Business and Society

It pays to be green

February 6, 2008 | 1 min read

The authors analyzed the performance of 243 stocks for the years 1991 and 1992 using the Compustat database. Using environmental data developed by Franklin Research and Development Corporation, they find that, after controlling for industry concentration, industry growth rate, firm growth rate, firm size, capital intensity, and advertising intensity, environmental rating has a statistically significant positive impact on the firm's return on assets (p<0.01). The effect is small — incremental improvement in r2 was 0.01 — but highly significant (F-test for change in r2 > 8.00). The relationship was stronger for firms in higher-growth industries. The study also includes a concise and informative review of the literature of resource-based competitive advantage.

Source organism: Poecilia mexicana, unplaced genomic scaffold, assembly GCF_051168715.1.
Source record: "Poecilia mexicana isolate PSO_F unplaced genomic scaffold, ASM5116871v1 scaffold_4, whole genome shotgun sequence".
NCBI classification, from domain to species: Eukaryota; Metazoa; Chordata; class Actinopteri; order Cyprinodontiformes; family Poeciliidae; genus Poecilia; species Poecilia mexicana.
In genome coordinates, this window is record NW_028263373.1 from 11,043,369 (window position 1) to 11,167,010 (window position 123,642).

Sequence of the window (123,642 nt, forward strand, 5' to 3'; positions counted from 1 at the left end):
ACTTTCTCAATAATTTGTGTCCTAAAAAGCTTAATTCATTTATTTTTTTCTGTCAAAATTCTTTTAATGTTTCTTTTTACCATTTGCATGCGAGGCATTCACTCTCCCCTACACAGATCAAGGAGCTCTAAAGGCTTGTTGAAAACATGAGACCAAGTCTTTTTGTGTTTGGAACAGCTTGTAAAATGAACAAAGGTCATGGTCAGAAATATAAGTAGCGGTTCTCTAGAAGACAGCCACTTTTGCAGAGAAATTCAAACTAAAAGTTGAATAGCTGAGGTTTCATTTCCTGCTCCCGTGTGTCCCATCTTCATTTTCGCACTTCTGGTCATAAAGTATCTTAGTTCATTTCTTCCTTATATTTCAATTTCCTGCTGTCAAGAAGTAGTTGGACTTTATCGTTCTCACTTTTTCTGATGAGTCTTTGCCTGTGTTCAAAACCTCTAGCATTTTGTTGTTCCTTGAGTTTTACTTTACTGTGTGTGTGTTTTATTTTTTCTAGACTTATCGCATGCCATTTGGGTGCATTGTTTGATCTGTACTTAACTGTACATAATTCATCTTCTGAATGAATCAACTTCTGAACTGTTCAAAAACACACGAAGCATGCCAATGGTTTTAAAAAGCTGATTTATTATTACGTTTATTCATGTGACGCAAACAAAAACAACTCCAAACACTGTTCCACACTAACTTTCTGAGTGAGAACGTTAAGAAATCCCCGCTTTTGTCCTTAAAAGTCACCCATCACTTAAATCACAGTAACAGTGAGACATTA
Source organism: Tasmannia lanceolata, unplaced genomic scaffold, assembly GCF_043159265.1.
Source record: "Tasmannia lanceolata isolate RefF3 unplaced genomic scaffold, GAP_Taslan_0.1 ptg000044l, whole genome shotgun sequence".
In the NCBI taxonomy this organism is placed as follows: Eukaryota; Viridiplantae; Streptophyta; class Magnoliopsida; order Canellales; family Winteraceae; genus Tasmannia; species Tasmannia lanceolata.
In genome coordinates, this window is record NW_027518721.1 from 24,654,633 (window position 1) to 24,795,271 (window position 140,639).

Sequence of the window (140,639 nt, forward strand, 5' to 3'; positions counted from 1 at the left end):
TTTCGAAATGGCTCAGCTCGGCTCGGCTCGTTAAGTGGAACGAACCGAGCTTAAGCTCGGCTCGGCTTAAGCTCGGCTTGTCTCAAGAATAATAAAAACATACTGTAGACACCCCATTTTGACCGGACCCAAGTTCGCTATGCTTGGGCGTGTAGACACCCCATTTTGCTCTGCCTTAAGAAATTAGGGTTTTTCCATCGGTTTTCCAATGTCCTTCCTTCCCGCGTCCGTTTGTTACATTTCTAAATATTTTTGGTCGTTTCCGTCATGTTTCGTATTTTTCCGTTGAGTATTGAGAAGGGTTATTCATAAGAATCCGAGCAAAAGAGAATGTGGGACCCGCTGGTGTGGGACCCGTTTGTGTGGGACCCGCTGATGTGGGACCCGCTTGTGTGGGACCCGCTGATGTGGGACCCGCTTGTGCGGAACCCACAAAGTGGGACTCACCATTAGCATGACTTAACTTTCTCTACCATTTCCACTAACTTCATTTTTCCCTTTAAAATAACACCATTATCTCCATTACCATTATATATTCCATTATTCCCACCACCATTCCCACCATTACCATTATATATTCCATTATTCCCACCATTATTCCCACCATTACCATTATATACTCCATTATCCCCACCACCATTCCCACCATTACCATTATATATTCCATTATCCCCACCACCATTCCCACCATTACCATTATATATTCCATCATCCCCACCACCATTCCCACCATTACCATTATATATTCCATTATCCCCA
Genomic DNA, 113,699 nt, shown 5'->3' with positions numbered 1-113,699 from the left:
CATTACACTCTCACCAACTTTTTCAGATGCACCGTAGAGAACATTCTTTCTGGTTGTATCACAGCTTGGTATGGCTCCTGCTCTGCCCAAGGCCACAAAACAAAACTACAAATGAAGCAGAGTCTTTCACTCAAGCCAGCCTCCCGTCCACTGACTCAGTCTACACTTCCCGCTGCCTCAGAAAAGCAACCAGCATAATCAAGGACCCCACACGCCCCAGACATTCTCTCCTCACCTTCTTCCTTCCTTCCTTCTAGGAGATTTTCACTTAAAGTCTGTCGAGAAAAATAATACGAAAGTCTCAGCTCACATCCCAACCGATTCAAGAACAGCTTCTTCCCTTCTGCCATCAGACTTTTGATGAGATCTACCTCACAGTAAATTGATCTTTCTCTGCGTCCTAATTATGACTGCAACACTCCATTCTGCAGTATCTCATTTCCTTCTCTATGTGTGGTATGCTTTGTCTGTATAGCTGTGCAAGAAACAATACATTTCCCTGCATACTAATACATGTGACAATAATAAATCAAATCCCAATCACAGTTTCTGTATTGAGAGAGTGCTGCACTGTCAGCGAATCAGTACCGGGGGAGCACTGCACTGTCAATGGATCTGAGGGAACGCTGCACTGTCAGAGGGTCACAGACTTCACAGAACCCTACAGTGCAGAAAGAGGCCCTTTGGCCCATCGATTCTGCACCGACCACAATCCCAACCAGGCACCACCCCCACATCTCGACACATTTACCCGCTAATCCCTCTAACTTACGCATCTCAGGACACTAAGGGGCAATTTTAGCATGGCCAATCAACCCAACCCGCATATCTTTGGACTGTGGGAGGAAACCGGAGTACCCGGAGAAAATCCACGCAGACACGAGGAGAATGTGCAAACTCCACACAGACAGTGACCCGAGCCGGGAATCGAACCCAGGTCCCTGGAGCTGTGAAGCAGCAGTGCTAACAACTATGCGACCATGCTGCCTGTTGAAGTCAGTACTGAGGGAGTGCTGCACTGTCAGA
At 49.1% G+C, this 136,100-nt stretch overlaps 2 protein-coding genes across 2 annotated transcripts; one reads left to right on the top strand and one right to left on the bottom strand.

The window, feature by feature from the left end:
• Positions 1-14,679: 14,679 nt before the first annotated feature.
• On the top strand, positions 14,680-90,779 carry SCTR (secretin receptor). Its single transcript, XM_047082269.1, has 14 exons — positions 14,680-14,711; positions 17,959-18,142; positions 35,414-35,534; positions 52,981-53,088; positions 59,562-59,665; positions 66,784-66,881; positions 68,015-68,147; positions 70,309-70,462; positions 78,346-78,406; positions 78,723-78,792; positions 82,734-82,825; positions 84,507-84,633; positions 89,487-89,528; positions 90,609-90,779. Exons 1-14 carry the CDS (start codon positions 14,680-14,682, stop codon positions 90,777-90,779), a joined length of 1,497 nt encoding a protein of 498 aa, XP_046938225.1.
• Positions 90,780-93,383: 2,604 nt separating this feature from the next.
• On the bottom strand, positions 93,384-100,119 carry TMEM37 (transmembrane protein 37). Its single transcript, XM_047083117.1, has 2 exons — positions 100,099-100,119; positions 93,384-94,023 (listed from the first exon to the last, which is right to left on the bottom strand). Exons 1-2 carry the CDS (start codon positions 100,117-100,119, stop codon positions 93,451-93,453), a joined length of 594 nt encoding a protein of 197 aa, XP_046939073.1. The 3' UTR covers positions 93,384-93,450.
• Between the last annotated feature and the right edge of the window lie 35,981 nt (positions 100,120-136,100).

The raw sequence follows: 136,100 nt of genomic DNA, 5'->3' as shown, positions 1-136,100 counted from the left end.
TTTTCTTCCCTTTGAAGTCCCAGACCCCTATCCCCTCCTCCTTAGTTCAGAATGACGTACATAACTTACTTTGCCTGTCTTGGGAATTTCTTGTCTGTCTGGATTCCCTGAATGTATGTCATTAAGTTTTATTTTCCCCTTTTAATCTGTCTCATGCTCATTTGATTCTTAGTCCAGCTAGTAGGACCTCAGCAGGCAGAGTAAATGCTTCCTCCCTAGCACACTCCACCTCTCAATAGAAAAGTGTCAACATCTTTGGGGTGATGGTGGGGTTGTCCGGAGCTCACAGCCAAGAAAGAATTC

This paper won the 1998 Moskowitz Prize competition, awarded by the Social Investment Forum. The Moskowitz Prize, which in 2004 became an initiative of the Center for Responsible Business at the University of California, Berkeley, promotes the concept, practice, and growth of socially responsible investing.


This article may be reproduced according to our terms of use with attribution (and link, if online) to To be cited as: “It pays to be green”, Michael V. Russo, Paul A. Fouts,, February 6, 2008.

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